In short, this is because an email is a one to one communication channel. This is how your users perceive their inbox. An email that adheres to this perception will be better accepted & more noticed (since it won’t fall into the banner-blindness pit that the designed emails fall to) and, if written properly, even more compelling to answer, as if there’s a real person at the other end.
  4. Compose a separate message for each scenario, since the generic approach tends to be less clear and doesn’t convert as well. In our case there were two such scenarios, but you might have more.
  5. Consider a secondary call to action in the email (not sure? A/B test it). On the one hand, it might serve as a distraction, but on the other, it may help the user to come on board again, even if they don’t want to complete that same purchase. For example, we offered an option to browse a catalog of other related and relevant items. If the user isn’t interested in buying what they initially planned, they still have an easy way into the funnel again. Should they choose another item, the previously entered personal information is automatically filled out, speeding up the process.
  6. You could offer a discount to encourage users to complete the purchase. We chose not to, for now. If you do, take into account the technical complexity it might add, and the possible business implications of cannibalizing your sales. A/B test it carefully.
  7. Add an unsubscribe link at the bottom. Apart from your legal obligation to comply with spam laws, this is also a good practice and a convenient way to mitigate the risk of antagonizing the user. Users are more trusting when they know they can opt out of emails that “know stuff” about them. As a bonus, including the unsubscribe link also makes their email server more trusting, and increases deliverability rates.

Here is a sample email:

Hi [sender first name]!

My name is Stephanie, and I’m on the Jifiti Gifts team.

I noticed you didn’t end up purchasing the [item name] for [recipient name]. I simply wanted to reach out and see if there is anything I can help with.

If you would still like to complete your purchase, you can [click here] to go back to the checkout.

If you would like to select something else, you can [click here] to go back to our gift catalog.

Feel free to reply to this email if you need any help with your gifting.

(If you already received a purchase confirmation, please disregard this email)

All the best,


Setting up, Testing and Running

Ensure that everything is trackable and measurable. Just like any other MVP, at first you mainly want to measure and learn what you can. We made sure that every click in this new branch of the funnel was logged so we can learn what works and what doesn’t.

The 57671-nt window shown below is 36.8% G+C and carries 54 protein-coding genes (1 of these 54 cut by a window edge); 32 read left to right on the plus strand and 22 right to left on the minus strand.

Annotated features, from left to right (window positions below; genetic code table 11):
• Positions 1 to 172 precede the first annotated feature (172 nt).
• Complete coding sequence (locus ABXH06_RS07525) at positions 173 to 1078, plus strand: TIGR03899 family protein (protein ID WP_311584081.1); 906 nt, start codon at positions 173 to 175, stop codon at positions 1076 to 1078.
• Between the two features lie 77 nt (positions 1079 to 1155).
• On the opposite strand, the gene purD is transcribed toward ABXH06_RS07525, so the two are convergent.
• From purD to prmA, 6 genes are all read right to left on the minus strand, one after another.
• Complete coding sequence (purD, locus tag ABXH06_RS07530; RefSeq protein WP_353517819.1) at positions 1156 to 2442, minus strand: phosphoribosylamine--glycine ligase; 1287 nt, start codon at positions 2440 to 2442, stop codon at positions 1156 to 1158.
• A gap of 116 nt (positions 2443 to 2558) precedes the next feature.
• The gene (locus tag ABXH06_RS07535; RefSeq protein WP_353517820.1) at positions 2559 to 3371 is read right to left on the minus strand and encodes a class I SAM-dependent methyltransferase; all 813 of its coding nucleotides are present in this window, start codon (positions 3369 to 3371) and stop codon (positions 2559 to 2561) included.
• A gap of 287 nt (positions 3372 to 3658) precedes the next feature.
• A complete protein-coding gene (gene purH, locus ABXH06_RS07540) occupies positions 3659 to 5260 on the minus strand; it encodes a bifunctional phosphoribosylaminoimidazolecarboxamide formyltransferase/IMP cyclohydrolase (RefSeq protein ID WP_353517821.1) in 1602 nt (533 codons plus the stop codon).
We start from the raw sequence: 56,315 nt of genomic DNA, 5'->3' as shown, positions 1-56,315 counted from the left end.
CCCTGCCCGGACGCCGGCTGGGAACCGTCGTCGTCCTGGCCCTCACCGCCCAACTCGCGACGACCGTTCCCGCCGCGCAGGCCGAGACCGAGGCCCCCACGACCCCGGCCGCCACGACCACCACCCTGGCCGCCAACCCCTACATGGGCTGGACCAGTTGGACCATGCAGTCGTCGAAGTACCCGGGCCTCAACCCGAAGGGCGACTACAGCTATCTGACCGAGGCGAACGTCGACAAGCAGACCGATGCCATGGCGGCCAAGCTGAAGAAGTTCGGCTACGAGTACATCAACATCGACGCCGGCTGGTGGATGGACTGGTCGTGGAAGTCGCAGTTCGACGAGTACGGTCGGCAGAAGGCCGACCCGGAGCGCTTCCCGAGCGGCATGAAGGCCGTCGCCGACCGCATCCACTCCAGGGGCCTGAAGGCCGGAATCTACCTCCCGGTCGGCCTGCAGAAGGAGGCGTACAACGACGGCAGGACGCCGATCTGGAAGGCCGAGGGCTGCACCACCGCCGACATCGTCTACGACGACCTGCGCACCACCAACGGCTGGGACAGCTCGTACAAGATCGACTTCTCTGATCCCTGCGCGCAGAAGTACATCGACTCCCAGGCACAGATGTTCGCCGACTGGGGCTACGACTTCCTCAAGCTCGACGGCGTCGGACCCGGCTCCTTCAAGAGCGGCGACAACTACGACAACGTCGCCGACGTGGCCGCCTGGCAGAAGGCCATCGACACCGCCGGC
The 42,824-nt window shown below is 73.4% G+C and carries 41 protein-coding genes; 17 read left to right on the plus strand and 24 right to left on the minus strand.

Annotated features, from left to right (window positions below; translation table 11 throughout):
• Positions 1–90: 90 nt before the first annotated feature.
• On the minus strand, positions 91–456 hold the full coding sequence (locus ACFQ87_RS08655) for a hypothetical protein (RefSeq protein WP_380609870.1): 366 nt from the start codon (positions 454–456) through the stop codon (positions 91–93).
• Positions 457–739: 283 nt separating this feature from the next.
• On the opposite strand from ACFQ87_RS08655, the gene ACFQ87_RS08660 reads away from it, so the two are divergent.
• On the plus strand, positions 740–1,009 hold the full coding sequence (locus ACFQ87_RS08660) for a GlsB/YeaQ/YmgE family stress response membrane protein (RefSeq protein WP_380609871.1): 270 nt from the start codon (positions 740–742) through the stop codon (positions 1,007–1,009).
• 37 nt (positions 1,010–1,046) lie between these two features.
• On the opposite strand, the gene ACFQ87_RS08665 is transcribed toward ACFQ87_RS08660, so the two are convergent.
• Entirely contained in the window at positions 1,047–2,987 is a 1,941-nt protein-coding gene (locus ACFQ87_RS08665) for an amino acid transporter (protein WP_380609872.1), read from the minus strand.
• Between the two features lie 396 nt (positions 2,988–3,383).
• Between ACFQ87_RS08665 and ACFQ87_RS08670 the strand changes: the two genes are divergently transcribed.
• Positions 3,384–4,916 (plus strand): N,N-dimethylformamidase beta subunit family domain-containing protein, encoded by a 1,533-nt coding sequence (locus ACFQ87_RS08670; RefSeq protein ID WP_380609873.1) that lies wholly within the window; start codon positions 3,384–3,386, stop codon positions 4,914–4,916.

After we set up tracking, we created a list of drop-offs (from both process steps) and decided on the right timing to send. On the one hand, you don’t want to wait for too long between the drop-off and the email. You want to offer considerate and attentive customer service and save the sale. On the other hand, if you send instantly, the reason for the initial drop might still be present, for example, “I don’t have time, have to leave the office”, “I left my credit card at home” or “I want to confirm the purchase with my spouse”.

Test and find the sweet spot. We started with a one-day delay and later changed it to a two-hour delay, based on the A/B test results.

Needless to say, this is not a one-time campaign. This has become an ongoing component in our system.

Analyzing the Results

Running this remarketing campaign yielded results quite quickly. Remember the 77% funnel drop-offs we started with? Out of these drop-offs:

  • 22% of the users who had dropped off at checkout (step #2) had clicked through to go back to the funnel.
  • Out of them, a total of 25% went right back to checkout and completed their purchase. 21% went back to the catalog and still completed the purchase.
  • The final result? 11% of all our drop-offs (from both steps combined) completed their purchase due to this email remarketing campaign.

We also learned that:

  • The Step #2 drop-offs convert 7 times better than the Step #1 drop-offs. That’s no surprise. But the Step #1 volumes are much higher, considering this is the original purchase funnel. Since many more drop-offs occur on Step #1, the total numbers add up to be significant.
  • The more focused primary call to action converted better than the more generic secondary call to action, but the secondary one still adds some long tail value.
  • Open rate for this remarketing campaign emails was 44%.

One More Unexpected Result

Another advantage of the personal / text-only email approach is that people started replying to these emails. Literally thousands of people took the time to reply.

Some considered it annoying, but they were a minority. The vast majority of users responded very positively and appreciated the follow-up. Some explained why they didn’t purchase, some asked for help in completing the purchase, some thanked us for the reminder. Besides the additional purchases generated here, this created two important outcomes:

  1. It gave us a chance to engage with our users. Our support team replied back, helped with the purchase, and made them happier customers.
  2. It taught us more about our product and gave us ideas on how to improve it to avoid some of these drop-offs in the future.

Key Takeaways

  • Cart abandonment emails work. They are also one of the highest ROI actions you can take to increase conversion.
  • The further in your original funnel the user has advanced, the higher purchase intent they’ve shown, therefore the conversion is easier.
  • Be as personal and as concrete as possible with the information you include in the email. Use everything you already know about that user to increase engagement.
  • A simple, direct text email offering help is more effective than a designed sales email.
  • Track the user journey and data to the smallest detail. Then use it to take them back to where they dropped off.
  • Make your campaign device agnostic. Most remarketing traffic will be mobile even if most drop-offs were on desktop.
  • Treat this campaign as any other minimum viable product you build. Measure everything, aim for short feedback loops and A/B test any variation you can think of.
  • Your users will reply. Use it as a way to engage with them and to learn what they really think of your product and what you can improve in it.